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Java developers need to think about security

Security exploits in Java-based applications are increasingly common. Expert Ramesh Nagappan explains how to counter these threats with secure development practices.

Core Security Patterns is an incredible book. Are you seeing any more awareness of security among developers? Security seems like an afterthought in most Java teams that I have worked with, sadly enough.

Thanks for the praise. I fully agree with you, in the last few years security has taken unprecedented importance in the IT industry. It is growing even more with a lot of attention from IT application architects and developers.

Every day a new breed of business systems is finding its place. Changes to existing systems are becoming very common in the IT industry. Although it is great to see those changes in terms of improving efficiency and cost effectiveness, these improvements are often accompanied by new security risks. These vulnerabilities are related to service interruptions, unauthorized access, the stealing and altering of information, impersonation, the spreading of viruses and so on. As a result, security breaches are increasingly common and businesses are faced with large financial losses, poor consumer confidence and penalties for regulatory compliance. These issues certainly heightened security awareness. And every organization has the ethical and legal responsibility to properly secure information resources with appropriate measures and processes.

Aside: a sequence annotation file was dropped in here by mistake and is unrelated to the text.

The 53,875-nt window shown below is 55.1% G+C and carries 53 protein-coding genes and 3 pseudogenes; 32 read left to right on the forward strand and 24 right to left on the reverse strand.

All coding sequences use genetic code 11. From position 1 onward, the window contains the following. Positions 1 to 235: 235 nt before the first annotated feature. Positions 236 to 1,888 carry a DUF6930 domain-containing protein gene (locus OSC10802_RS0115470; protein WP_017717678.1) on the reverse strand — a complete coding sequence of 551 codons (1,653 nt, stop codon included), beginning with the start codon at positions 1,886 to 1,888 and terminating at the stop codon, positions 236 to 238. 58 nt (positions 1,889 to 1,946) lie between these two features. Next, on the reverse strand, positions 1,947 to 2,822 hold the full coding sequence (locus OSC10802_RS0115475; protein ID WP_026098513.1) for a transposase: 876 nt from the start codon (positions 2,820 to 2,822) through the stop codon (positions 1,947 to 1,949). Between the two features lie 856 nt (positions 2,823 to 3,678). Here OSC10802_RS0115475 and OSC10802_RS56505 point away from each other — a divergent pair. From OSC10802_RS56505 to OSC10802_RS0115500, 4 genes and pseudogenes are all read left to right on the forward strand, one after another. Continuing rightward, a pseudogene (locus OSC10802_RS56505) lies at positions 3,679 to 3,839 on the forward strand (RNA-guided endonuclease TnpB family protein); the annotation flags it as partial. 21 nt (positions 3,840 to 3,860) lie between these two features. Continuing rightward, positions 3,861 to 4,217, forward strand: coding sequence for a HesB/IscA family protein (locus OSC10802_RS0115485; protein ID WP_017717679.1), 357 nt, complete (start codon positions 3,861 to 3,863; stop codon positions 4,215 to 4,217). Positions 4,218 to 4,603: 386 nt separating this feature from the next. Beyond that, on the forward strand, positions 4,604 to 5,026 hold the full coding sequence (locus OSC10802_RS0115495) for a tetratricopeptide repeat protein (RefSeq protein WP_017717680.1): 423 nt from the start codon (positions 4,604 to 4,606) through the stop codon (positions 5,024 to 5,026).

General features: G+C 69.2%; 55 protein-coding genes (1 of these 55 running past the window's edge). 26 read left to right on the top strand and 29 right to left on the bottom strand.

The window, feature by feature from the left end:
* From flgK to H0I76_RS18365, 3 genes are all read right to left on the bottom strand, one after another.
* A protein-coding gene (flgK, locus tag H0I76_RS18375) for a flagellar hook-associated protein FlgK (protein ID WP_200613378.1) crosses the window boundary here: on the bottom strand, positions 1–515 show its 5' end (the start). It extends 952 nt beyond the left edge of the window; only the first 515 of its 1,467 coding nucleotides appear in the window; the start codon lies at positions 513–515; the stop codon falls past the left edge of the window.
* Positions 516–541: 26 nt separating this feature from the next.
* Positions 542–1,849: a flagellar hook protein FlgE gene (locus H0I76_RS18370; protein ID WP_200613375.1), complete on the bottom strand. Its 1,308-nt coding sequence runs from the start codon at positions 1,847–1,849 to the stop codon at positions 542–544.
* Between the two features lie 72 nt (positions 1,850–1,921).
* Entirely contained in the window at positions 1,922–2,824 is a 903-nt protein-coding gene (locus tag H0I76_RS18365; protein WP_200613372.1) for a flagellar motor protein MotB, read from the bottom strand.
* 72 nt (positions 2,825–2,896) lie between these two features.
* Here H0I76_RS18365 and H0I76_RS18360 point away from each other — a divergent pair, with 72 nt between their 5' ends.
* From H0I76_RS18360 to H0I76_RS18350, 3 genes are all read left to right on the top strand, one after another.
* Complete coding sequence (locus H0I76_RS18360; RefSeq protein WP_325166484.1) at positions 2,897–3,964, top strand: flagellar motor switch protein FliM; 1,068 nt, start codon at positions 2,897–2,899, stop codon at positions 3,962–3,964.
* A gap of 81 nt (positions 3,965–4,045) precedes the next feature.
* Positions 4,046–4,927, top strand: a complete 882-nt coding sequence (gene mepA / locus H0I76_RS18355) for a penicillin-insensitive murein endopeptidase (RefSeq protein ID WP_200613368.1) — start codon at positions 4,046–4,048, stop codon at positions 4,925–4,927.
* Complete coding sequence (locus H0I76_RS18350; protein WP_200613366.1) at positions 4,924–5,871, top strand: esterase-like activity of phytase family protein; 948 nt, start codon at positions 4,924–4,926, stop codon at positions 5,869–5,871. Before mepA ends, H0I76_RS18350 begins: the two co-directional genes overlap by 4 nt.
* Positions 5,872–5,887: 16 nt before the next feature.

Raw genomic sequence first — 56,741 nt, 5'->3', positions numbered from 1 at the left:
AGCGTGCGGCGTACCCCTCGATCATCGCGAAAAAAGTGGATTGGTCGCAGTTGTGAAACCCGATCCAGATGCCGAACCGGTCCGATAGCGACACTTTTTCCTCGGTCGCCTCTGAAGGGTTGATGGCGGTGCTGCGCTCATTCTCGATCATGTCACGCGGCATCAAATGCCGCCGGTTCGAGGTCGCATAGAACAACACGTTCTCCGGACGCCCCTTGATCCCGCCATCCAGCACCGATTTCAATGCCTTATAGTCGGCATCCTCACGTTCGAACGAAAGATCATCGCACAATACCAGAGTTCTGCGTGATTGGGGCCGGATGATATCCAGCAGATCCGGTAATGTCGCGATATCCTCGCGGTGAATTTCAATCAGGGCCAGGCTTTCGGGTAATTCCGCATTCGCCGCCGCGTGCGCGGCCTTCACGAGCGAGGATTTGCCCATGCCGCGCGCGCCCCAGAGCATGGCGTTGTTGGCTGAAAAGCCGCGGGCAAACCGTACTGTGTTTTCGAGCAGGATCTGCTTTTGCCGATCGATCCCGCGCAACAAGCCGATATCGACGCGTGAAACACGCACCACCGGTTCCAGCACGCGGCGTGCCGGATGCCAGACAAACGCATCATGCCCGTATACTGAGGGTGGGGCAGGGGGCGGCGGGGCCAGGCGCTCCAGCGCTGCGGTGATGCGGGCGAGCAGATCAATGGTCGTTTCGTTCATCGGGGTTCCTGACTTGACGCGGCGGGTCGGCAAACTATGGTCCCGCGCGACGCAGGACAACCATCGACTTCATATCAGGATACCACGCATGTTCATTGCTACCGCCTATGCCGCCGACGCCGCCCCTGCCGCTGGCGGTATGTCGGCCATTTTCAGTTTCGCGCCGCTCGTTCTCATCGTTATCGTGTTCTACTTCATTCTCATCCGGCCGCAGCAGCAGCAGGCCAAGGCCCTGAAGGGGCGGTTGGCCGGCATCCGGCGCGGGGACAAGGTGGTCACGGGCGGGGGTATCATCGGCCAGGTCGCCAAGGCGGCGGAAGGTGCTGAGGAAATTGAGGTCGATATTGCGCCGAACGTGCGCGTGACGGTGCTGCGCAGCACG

From an IT developer perspective, it becomes critical to understand what security represents to us and to know the challenges that are involved with building robust security into business applications from the ground up. It means a developer must adopt an approach that allows implementation of security as a key ingredient throughout the software development life cycle -- right from design and development through post-production operations and till its retirement.

The unfortunate reality, however, is that security today is often treated as a post-deployment event at the end of the development phase, or as a reaction to something going wrong. If you look closely, these problems tends to occur commonly where there are NO proactive security measures in place and security is hardly practiced. To be precise, the proactive security measures of a software development lifecycle should identify potential security flaws and exploits and then address them in terms of the following Four Ws:

  1. Which applications are we protecting ?
  2. Where should we protect them?
  3. Why are we protecting them?
  4. Who are we protecting the applications from?

It is critical to identify risks and know how to mitigate them with proven security solutions or trade-off decisions during the design and architecture phases of a application development - not at the time of deployment. Core Security Patterns is a guide to implementing security in the software development life cycle using a structured methodology, risks and trade-off analysis and patterns-driven design. The book teaches best practices and defensive strategies, risk verification through reality checks and how to create comprehensive recovery and continuity plans.

More information:
  • Steps you can take now to begin building in software security
  • Featured Topic: Integrating security into the SDLC
  • Demystifying Java platform security – Part 1
  • Dig Deeper on Building security into the SDLC (Software development life cycle)

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